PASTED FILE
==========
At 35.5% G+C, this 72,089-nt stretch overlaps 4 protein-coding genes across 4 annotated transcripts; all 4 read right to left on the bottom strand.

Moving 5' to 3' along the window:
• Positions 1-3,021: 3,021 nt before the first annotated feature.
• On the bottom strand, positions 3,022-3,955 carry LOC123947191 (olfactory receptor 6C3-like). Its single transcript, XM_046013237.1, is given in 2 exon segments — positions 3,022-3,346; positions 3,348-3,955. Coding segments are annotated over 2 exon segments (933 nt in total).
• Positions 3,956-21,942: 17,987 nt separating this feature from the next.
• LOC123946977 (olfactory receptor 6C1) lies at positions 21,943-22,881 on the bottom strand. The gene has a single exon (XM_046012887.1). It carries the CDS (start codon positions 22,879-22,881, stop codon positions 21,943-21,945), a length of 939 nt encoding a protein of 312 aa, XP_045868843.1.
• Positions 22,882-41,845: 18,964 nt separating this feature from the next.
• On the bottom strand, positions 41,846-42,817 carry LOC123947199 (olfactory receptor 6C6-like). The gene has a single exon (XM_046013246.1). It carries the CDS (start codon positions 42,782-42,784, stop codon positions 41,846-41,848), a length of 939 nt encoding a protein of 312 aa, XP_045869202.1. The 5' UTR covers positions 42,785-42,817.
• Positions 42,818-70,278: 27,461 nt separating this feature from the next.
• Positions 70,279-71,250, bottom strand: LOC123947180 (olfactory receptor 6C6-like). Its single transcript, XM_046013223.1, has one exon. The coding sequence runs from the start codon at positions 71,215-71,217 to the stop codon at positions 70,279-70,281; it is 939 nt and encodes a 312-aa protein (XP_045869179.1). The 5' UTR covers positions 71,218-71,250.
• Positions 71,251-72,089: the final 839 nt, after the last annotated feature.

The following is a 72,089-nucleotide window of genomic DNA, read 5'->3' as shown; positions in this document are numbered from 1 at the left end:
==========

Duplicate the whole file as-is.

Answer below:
At 35.5% G+C, this 72,089-nt stretch overlaps 4 protein-coding genes across 4 annotated transcripts; all 4 read right to left on the bottom strand.

Moving 5' to 3' along the window:
• Positions 1-3,021: 3,021 nt before the first annotated feature.
• On the bottom strand, positions 3,022-3,955 carry LOC123947191 (olfactory receptor 6C3-like). Its single transcript, XM_046013237.1, is given in 2 exon segments — positions 3,022-3,346; positions 3,348-3,955. Coding segments are annotated over 2 exon segments (933 nt in total).
• Positions 3,956-21,942: 17,987 nt separating this feature from the next.
• LOC123946977 (olfactory receptor 6C1) lies at positions 21,943-22,881 on the bottom strand. The gene has a single exon (XM_046012887.1). It carries the CDS (start codon positions 22,879-22,881, stop codon positions 21,943-21,945), a length of 939 nt encoding a protein of 312 aa, XP_045868843.1.
• Positions 22,882-41,845: 18,964 nt separating this feature from the next.
• On the bottom strand, positions 41,846-42,817 carry LOC123947199 (olfactory receptor 6C6-like). The gene has a single exon (XM_046013246.1). It carries the CDS (start codon positions 42,782-42,784, stop codon positions 41,846-41,848), a length of 939 nt encoding a protein of 312 aa, XP_045869202.1. The 5' UTR covers positions 42,785-42,817.
• Positions 42,818-70,278: 27,461 nt separating this feature from the next.
• Positions 70,279-71,250, bottom strand: LOC123947180 (olfactory receptor 6C6-like). Its single transcript, XM_046013223.1, has one exon. The coding sequence runs from the start codon at positions 71,215-71,217 to the stop codon at positions 70,279-70,281; it is 939 nt and encodes a 312-aa protein (XP_045869179.1). The 5' UTR covers positions 71,218-71,250.
• Positions 71,251-72,089: the final 839 nt, after the last annotated feature.

The following is a 72,089-nucleotide window of genomic DNA, read 5'->3' as shown; positions in this document are numbered from 1 at the left end: